Peacebuilding en Las Américas – February 6, 2019

Peacebuilding en las Américas Gathering in Honduras
January 19-27

by Nancy Shippen 

Saturday – Arrival in San Pedro Sula

I was delighted to arrive Saturday with Shirley Way to join Lorena, Ondina, Salomón, Monica, Val, Allie, Charles and Harry in time for dinner and a Zoom call to the Asia West Pacific FPT gathering happening in Indonesia simultaneously. We were able to introduce ourselves, send best wishes for fruitful times together, and learn a singing/clapping game.

The Catholic retreat center where we stayed was simple in accomodation and food but rich in chances to sit together and share our lives and work.

I am so sorry I don’t speak Spanish and am hugely grateful for the simultaneous translation in all our sessions and when requested to speak individually to people. Unfortunately I did miss some general conversations happening around me and would have loved to have more understanding of the frequent laughter.

Sunday – Meeting with Country Coordinators and Working Group

On Sunday we had the first day of our encuentro (meeting). It was wonderful to hear from the country coordinators about the exciting work in Honduras, El Salvador and Guatemala. Monica presented updates for Colombia, Nicaragua, and Ecuador.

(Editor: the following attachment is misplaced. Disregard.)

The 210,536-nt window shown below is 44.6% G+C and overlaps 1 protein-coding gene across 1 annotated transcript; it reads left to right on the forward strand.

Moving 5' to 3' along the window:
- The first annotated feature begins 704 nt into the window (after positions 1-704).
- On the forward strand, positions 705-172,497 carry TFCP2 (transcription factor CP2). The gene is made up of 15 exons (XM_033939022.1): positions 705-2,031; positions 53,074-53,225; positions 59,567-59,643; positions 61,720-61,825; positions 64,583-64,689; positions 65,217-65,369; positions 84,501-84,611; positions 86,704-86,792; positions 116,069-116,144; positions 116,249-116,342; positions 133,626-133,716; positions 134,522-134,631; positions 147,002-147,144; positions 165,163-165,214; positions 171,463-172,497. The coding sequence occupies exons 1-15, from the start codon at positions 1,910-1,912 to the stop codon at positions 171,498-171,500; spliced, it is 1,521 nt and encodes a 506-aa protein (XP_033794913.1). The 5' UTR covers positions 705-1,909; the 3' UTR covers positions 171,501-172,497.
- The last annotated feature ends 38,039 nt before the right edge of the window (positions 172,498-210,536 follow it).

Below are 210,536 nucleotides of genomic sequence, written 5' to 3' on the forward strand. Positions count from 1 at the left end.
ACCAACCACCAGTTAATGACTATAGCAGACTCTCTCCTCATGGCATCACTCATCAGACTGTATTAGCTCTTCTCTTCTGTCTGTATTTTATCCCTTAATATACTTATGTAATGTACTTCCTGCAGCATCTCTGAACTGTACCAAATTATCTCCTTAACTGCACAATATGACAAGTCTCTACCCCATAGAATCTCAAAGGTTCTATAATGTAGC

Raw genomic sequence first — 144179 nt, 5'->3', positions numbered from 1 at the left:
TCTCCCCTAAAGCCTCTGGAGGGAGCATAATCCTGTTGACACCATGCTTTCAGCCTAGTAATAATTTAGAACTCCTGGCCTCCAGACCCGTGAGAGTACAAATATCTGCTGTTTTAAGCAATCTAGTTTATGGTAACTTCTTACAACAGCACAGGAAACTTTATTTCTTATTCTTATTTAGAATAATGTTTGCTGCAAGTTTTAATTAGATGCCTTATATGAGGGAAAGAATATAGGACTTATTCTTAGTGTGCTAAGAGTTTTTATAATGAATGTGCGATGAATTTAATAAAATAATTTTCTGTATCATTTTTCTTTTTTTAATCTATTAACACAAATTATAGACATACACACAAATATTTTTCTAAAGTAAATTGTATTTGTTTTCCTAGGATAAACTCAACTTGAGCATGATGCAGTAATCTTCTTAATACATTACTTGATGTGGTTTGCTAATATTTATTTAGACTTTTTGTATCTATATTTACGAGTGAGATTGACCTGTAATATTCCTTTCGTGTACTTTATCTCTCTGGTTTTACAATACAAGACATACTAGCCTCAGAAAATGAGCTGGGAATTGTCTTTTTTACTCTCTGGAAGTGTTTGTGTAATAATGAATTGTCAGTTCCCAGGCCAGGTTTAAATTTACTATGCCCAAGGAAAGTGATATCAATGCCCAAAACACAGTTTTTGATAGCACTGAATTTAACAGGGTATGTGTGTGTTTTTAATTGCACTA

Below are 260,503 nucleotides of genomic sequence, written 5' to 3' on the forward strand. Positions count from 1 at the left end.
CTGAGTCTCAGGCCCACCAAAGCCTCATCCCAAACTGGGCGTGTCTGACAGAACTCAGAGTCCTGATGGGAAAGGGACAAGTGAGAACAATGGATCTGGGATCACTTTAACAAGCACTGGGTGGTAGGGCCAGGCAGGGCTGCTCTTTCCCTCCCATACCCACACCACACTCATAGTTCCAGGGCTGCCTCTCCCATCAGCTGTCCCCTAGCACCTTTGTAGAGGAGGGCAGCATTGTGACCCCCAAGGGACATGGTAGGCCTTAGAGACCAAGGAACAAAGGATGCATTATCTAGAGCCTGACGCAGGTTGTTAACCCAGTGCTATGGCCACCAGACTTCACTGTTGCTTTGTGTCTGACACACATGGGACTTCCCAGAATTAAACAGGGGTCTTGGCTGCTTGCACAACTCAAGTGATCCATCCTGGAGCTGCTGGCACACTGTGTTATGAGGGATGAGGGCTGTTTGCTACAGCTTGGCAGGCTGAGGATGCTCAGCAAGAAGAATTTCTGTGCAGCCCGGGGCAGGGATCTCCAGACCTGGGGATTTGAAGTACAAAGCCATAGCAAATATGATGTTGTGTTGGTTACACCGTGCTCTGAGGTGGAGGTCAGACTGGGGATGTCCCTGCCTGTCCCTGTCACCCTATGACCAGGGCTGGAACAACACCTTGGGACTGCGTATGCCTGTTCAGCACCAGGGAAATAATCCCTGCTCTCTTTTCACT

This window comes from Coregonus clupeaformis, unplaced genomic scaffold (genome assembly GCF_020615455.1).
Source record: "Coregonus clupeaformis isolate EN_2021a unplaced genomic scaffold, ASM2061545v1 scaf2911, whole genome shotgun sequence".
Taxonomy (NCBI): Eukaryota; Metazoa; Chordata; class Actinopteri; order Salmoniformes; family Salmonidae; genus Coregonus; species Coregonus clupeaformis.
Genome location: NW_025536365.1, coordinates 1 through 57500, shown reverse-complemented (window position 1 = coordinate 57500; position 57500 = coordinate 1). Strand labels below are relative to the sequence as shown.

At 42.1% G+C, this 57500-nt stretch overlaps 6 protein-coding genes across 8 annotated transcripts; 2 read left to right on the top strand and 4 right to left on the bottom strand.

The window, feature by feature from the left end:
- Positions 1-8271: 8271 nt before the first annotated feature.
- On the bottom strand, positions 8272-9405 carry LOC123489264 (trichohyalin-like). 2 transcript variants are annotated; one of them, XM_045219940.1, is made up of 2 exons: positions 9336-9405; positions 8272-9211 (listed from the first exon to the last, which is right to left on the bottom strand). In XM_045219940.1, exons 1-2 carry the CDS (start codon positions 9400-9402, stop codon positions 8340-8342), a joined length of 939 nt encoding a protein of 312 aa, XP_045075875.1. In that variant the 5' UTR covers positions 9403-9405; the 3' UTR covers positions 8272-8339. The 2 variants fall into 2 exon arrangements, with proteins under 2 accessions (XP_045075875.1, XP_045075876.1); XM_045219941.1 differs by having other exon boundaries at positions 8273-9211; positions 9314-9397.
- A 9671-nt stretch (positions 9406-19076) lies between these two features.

I was very interested in programs with indigenous women in remote villages in Guatemala where they have facilitated the first workshop in the Q’ekchi language; the Tolupan and Garifuna indigenous women in Honduras; and with Co-Madres (mothers of the disappeared) in El Salvador. These resilient women have all gained strength and wisdom to address the discrimination and land rights issues which they share. The work with youth at risk of being recruited into gangs in dangerous Red Zones in El Salvador and Guatemala is also inspiring. El Salvador and Honduras both have programs inside a prison which are going very well. We were able to go into the El Porvenir Prison in La Ceiba where there has been a program for four years. There are no officers inside the prison and things are run by appointed incarcerated men who carry sticks. They have been able to develop and share a new life style. In Guatemala there have been AVP and Trauma Resiliency workshops since 2017, training over 500 officers who deal with danger and death in a city which has around 100 violent deaths a week.